I think I always believed it would be. There are many architects and planners who had ideas for the Riverwalk long before we did. In fact, it started with Daniel Burnham. Burnham had this idea that it would be a very beautiful promenade. He saw the two levels: one level was for freight, essentially, that led into Lower Wacker Drive, and then the upper level was very civic. And I know Skidmore, Owings & Merrill did plans. I think Harry Weese did plans, too.

Sometimes I doubted that the city would find the money. But I never doubted that it could be a great space or that it was an important scene that needed to be repaired in Chicago’s downtown. It’s a great feeling when people see that a space can change how livable a city is. That's the ultimate reward. I think that's why people become architects.

On the theme of civic spaces, you've been able to design some stations for the Chicago Transit Authority that are bold, striking, and don't look much like what we've come to expect from American transit infrastructure. Has it been a challenge to push strong design ideas in that context?

One of the reasons that [these projects] have been overlooked for a long time—and I think this is changing—is that stations and roadways were in the purview of civil engineers. These were huge civil engineering projects. They were big “E” and little “a,” and they didn't get much architectural design thought. We got early commissions because we’re a woman-owned business, and a lot of federal projects put aside five percent [of the budget] for women-owned businesses. What can women do for five percent? Well, the architecture.

In the earliest projects, we were sort of on the team because they had to have us. And what we did—and I’m proud of this—is we pushed and said, “Fine, the rail costs more. But [the architecture] is what people see and touch. It’s important.” We were fortunate enough to have some people, particularly at the CTA, listen to us.

My favorite one is Cermak [Cermak-McCormick Place station, on the CTA’s Green Line]. That was so much fun because we were building this super small environment, and lifting the tube into place, and finding an engineering solution that was so beautiful that it looked like a cathedral.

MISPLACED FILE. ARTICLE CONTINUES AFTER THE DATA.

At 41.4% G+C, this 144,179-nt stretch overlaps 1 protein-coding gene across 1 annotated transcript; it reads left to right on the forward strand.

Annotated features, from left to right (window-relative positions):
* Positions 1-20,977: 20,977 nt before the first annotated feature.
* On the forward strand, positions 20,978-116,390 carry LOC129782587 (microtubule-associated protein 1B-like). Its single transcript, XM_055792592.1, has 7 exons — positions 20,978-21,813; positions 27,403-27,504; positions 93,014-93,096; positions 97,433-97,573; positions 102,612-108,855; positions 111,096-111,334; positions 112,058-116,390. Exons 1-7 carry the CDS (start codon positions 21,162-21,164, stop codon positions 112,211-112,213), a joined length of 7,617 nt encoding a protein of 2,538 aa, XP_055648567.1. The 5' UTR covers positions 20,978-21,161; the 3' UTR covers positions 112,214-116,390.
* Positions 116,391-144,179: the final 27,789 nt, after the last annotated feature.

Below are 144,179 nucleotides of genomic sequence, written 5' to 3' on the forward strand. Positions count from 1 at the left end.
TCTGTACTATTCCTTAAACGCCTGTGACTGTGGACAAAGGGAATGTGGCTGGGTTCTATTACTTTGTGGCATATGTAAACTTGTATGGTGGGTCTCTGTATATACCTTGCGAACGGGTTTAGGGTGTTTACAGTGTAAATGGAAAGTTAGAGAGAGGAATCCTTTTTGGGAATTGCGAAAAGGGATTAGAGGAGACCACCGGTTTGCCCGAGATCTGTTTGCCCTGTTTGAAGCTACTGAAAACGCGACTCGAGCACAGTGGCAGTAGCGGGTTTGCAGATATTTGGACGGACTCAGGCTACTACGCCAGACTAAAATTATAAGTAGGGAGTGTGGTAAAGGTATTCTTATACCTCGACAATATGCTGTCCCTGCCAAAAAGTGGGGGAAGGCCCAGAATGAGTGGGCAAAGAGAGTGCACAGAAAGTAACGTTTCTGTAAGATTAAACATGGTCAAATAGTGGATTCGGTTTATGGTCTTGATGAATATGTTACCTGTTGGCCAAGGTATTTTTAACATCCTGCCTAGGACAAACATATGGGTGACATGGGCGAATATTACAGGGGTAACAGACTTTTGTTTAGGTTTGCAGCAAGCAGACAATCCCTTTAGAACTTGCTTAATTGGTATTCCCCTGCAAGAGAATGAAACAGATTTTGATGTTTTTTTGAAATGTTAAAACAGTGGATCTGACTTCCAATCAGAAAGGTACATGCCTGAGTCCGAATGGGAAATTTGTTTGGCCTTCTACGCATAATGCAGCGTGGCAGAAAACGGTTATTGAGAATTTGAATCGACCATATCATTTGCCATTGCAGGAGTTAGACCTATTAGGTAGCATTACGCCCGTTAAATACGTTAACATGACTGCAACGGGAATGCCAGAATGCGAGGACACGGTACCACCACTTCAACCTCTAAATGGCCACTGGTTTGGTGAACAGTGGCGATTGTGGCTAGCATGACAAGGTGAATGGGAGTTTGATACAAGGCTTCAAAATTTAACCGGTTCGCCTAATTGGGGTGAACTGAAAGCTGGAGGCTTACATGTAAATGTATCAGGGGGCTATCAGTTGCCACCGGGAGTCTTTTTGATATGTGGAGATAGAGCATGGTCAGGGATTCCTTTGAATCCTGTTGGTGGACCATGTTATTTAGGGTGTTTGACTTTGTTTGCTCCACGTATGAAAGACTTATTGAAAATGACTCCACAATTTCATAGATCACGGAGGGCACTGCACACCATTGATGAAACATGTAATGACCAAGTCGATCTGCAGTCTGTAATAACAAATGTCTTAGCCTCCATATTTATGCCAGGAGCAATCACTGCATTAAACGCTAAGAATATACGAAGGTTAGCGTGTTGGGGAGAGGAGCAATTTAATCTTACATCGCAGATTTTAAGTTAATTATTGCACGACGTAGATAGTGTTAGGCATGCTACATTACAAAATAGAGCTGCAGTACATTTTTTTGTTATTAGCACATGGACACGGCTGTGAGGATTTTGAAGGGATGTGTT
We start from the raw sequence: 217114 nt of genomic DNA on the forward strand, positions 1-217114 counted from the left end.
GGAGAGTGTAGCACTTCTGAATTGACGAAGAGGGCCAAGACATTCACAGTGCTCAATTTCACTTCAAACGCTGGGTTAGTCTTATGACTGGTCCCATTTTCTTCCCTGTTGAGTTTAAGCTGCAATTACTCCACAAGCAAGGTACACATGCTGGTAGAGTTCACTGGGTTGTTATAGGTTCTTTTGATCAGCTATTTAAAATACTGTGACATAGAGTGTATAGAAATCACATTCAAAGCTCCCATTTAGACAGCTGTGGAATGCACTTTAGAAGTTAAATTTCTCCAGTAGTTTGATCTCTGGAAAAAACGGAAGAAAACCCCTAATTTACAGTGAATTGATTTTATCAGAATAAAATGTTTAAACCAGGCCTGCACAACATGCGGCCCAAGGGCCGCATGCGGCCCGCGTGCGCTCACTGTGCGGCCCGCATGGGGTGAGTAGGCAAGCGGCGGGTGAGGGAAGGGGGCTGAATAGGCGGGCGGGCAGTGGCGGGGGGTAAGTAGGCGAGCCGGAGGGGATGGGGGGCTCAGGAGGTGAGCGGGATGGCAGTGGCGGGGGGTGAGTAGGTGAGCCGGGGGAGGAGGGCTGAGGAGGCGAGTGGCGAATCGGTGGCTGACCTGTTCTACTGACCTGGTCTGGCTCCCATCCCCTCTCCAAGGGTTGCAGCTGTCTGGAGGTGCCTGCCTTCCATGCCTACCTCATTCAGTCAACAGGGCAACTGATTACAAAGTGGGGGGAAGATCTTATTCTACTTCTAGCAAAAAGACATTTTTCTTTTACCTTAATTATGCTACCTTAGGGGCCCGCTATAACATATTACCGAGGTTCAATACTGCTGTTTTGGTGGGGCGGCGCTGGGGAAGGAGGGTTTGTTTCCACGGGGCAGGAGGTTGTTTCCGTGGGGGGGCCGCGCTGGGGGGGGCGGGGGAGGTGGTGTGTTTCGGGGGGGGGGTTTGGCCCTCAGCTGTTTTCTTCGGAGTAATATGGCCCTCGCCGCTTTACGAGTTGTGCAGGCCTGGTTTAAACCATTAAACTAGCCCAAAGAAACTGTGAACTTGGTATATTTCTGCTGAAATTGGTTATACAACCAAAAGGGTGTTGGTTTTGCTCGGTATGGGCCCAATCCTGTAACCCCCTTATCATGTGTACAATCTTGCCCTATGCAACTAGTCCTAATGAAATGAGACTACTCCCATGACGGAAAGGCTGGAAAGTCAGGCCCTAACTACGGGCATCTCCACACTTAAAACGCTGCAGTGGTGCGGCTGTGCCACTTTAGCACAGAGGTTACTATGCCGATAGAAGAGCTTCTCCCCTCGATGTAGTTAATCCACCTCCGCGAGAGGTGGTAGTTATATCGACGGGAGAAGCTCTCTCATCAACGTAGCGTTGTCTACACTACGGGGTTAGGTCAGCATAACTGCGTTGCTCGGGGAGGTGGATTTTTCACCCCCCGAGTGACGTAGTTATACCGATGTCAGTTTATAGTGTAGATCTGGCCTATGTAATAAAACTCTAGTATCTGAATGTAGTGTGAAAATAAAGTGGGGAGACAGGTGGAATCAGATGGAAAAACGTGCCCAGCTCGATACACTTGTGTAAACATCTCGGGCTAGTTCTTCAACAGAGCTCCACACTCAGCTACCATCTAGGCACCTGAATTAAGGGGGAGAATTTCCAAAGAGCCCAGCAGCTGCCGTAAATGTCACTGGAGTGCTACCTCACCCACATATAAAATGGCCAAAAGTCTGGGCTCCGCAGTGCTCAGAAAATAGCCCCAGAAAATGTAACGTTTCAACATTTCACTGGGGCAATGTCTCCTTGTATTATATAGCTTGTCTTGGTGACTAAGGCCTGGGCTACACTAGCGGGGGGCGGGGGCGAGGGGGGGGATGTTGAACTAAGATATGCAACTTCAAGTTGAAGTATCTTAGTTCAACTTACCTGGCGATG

I'm hoping you could tell us a little bit about your experience working for McDonald's in Chicago and at Walt Disney World. Were those fun projects?

McDonald's Flagship.

McDonald's Flagship by Ross Barney Architects. Photo © Kendall McCaugherty Hall Merrick 

They are so much fun. They're great. My one continuing regret is that people either love McDonald's or they hate them, and then they throw the architecture into the same category. I actually think that McDonald's has been brave in what they've asked us to do.

The first site we did was in Chicago. We read through McDonald’s corporate values, and, especially at the logistics level, they have amazing accomplishments and goals for sustainability. So, we asked: what if we think about this building’s place on the Earth and try to make it as green as we possibly can?

The store achieved LEED Platinum. It was a real eye-opener, both for us and for McDonald's. They were so pleased with it that when they started to remodel one of their other stores, in Orlando on the Disney campus, they came to us and said, “Since you made that one LEED Platinum, let's make this one net-zero.” I was like, oh, wait a minute, what do I do? But now it's tracking through net zero. It's a living building certification and we need a few more months. But it'll be a net-zero-certified McDonald's.